This week we’ve been examining at the strongest and weakest position groups for each Big 12 team going into the fall.
We continue with the Kansas State Wildcats:
Strongest position: Special teams
I could have gone in several different directions, as the Wildcats are strong virtually across the board.
They have one of the best receivers in the country in Tyler Lockett, yet the overall group has questions. The offensive line has two big-time players in guard/tackle Cody Whitehair and center BJ Finney, but they are the only two full-time returning starters. The defensive line also has a pair of blue-chip performers in end Ryan Mueller and tackle Travis Britz; depth, however, is a concern. Quarterback Jake Waters was terrific late last season, except his sample size is fairly small.
That’s why I went with special teams as K-State’s strongest unit. On top of being an uncoverable receiver, Lockett is a dynamic kick returner. He was fourth nationally two seasons ago in kick returns, and, despite the increased work at receiver, still ranked among the top 20 last year.
The Wildcats also feature one of the top place-kickers in the country in Jack Cantele, whose older brother Anthony Cantele was an All-Big 12 K-State kicker. The younger Cantele could vie for the same award after a terrific sophomore season in which he missed only two field goals. Against TCU, Cantele converted on all four of his field goal attempts and nailed a game-winning 41-yarder with three seconds remaining. The four field goals were the second-most in a game in school history, and the game-winner was K-State’s first in the final minute in 33 years.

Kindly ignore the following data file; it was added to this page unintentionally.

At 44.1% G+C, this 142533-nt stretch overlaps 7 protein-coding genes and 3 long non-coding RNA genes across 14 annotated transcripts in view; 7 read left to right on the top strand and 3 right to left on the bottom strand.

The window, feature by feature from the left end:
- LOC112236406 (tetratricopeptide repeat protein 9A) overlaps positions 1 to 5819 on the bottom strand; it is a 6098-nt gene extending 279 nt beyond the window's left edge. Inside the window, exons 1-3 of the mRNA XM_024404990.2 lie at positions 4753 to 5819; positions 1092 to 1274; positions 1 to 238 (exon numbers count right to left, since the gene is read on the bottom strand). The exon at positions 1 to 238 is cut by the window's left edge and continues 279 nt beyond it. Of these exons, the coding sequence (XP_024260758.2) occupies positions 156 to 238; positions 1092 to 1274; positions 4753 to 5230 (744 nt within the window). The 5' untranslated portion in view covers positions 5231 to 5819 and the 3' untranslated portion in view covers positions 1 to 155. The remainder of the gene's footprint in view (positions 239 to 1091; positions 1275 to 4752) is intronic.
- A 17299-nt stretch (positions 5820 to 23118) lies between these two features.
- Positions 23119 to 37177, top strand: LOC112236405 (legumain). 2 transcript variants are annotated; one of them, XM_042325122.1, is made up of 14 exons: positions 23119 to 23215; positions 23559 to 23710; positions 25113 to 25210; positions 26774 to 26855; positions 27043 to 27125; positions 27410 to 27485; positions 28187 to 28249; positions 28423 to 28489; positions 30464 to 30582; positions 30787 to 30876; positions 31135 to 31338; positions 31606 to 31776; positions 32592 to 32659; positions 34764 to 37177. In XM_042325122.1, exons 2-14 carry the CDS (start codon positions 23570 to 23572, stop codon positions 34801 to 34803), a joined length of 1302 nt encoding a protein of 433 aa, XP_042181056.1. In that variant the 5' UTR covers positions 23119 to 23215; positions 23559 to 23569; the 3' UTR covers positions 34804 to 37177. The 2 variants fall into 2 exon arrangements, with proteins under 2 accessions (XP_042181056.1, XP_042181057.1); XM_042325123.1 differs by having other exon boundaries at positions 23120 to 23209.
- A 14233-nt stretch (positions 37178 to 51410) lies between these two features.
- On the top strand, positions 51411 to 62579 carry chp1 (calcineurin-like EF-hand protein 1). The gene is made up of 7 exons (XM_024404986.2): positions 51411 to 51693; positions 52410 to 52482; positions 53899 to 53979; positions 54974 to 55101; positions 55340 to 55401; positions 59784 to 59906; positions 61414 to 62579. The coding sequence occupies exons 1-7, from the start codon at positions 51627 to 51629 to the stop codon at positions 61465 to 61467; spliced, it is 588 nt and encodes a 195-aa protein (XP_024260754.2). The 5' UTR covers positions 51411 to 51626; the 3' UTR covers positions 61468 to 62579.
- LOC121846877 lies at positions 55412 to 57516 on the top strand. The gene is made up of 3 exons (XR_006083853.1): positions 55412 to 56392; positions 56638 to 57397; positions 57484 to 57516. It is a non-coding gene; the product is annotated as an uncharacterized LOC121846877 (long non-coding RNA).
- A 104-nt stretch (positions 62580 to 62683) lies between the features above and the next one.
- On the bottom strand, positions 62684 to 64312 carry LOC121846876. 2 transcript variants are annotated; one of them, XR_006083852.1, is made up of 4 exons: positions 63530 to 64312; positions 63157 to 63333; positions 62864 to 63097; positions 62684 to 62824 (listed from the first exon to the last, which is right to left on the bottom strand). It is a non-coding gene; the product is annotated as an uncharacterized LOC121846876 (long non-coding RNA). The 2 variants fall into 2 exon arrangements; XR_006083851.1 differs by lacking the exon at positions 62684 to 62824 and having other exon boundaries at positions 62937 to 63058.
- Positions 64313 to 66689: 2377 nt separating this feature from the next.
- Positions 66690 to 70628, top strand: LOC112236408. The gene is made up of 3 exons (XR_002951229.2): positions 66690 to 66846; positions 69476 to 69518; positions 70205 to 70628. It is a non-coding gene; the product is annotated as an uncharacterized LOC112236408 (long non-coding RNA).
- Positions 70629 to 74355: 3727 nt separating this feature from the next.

The Wildcats also have a secret special teams weapon in Britz, who led the nation last year with four blocked kicks.
Special teams is K-State’s “X” factor.
Weakest position: Running back
With three-year starter John Hubert gone, running back is really the only weak spot on the roster. But a strong running game could be the difference in whether the Wildcats challenge Oklahoma and Baylor for the top spot in the league.
DeMarcus Robinson had five carries for 11 yards last season, and he’s the veteran of the group. During the spring, neither Robinson nor Jarvis Leverett nor Charles Jones separated from one another in the competition. Robinson sat out the spring game with a minor injury, while Leverett and Jones both failed to break a run for more than 11 yards in the scrimmage. With the competition still muddled, the door could be open for heralded incoming freshman Dalvin Warmack to be a factor once he arrives on campus.
Warmack rushed for 4,500 yards and 70 touchdowns and averaged almost 9 yards per carry during his final two years in high school.